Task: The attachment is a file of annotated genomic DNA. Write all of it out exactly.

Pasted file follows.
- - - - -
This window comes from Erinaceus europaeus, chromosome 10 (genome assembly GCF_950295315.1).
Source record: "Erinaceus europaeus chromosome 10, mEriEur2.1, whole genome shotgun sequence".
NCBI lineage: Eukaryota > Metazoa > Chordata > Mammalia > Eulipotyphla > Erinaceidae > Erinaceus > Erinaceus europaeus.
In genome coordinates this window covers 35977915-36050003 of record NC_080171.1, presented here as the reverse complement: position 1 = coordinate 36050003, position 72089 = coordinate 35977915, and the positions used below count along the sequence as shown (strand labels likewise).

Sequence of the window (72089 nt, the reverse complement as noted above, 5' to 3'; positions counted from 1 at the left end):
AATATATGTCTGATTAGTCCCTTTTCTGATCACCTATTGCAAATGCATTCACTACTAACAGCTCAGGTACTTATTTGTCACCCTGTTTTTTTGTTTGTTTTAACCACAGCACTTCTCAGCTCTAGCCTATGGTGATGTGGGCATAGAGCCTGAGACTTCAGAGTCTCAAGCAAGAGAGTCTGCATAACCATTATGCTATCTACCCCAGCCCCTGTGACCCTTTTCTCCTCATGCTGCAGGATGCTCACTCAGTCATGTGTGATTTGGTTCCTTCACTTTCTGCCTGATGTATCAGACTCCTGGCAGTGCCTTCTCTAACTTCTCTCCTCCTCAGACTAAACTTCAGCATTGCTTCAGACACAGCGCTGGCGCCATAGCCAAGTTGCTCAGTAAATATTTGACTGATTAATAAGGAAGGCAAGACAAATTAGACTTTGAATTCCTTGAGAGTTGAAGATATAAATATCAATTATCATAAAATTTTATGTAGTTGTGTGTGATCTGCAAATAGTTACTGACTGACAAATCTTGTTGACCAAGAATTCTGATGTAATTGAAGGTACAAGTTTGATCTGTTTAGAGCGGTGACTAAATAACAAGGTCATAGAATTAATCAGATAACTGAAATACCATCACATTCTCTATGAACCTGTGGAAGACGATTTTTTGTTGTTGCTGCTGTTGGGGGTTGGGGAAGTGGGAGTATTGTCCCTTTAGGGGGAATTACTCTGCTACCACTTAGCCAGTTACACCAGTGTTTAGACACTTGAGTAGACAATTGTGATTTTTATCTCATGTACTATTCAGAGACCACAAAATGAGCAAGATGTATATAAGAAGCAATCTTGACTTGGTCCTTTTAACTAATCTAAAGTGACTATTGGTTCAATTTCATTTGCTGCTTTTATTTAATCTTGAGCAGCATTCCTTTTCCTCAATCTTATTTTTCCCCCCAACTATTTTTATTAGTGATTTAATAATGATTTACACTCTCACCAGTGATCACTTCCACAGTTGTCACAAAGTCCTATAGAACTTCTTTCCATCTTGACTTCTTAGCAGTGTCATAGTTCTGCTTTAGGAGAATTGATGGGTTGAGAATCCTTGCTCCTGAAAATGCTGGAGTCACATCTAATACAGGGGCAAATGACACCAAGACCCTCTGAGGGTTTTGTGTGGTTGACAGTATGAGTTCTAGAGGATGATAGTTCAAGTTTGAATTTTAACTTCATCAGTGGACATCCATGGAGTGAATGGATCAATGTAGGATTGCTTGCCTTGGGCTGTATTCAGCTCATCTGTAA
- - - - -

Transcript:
This window comes from Erinaceus europaeus, chromosome 10 (genome assembly GCF_950295315.1).
Source record: "Erinaceus europaeus chromosome 10, mEriEur2.1, whole genome shotgun sequence".
NCBI lineage: Eukaryota > Metazoa > Chordata > Mammalia > Eulipotyphla > Erinaceidae > Erinaceus > Erinaceus europaeus.
In genome coordinates this window covers 35977915-36050003 of record NC_080171.1, presented here as the reverse complement: position 1 = coordinate 36050003, position 72089 = coordinate 35977915, and the positions used below count along the sequence as shown (strand labels likewise).

Sequence of the window (72089 nt, the reverse complement as noted above, 5' to 3'; positions counted from 1 at the left end):
AATATATGTCTGATTAGTCCCTTTTCTGATCACCTATTGCAAATGCATTCACTACTAACAGCTCAGGTACTTATTTGTCACCCTGTTTTTTTGTTTGTTTTAACCACAGCACTTCTCAGCTCTAGCCTATGGTGATGTGGGCATAGAGCCTGAGACTTCAGAGTCTCAAGCAAGAGAGTCTGCATAACCATTATGCTATCTACCCCAGCCCCTGTGACCCTTTTCTCCTCATGCTGCAGGATGCTCACTCAGTCATGTGTGATTTGGTTCCTTCACTTTCTGCCTGATGTATCAGACTCCTGGCAGTGCCTTCTCTAACTTCTCTCCTCCTCAGACTAAACTTCAGCATTGCTTCAGACACAGCGCTGGCGCCATAGCCAAGTTGCTCAGTAAATATTTGACTGATTAATAAGGAAGGCAAGACAAATTAGACTTTGAATTCCTTGAGAGTTGAAGATATAAATATCAATTATCATAAAATTTTATGTAGTTGTGTGTGATCTGCAAATAGTTACTGACTGACAAATCTTGTTGACCAAGAATTCTGATGTAATTGAAGGTACAAGTTTGATCTGTTTAGAGCGGTGACTAAATAACAAGGTCATAGAATTAATCAGATAACTGAAATACCATCACATTCTCTATGAACCTGTGGAAGACGATTTTTTGTTGTTGCTGCTGTTGGGGGTTGGGGAAGTGGGAGTATTGTCCCTTTAGGGGGAATTACTCTGCTACCACTTAGCCAGTTACACCAGTGTTTAGACACTTGAGTAGACAATTGTGATTTTTATCTCATGTACTATTCAGAGACCACAAAATGAGCAAGATGTATATAAGAAGCAATCTTGACTTGGTCCTTTTAACTAATCTAAAGTGACTATTGGTTCAATTTCATTTGCTGCTTTTATTTAATCTTGAGCAGCATTCCTTTTCCTCAATCTTATTTTTCCCCCCAACTATTTTTATTAGTGATTTAATAATGATTTACACTCTCACCAGTGATCACTTCCACAGTTGTCACAAAGTCCTATAGAACTTCTTTCCATCTTGACTTCTTAGCAGTGTCATAGTTCTGCTTTAGGAGAATTGATGGGTTGAGAATCCTTGCTCCTGAAAATGCTGGAGTCACATCTAATACAGGGGCAAATGACACCAAGACCCTCTGAGGGTTTTGTGTGGTTGACAGTATGAGTTCTAGAGGATGATAGTTCAAGTTTGAATTTTAACTTCATCAGTGGACATCCATGGAGTGAATGGATCAATGTAGGATTGCTTGCCTTGGGCTGTATTCAGCTCATCTGTAA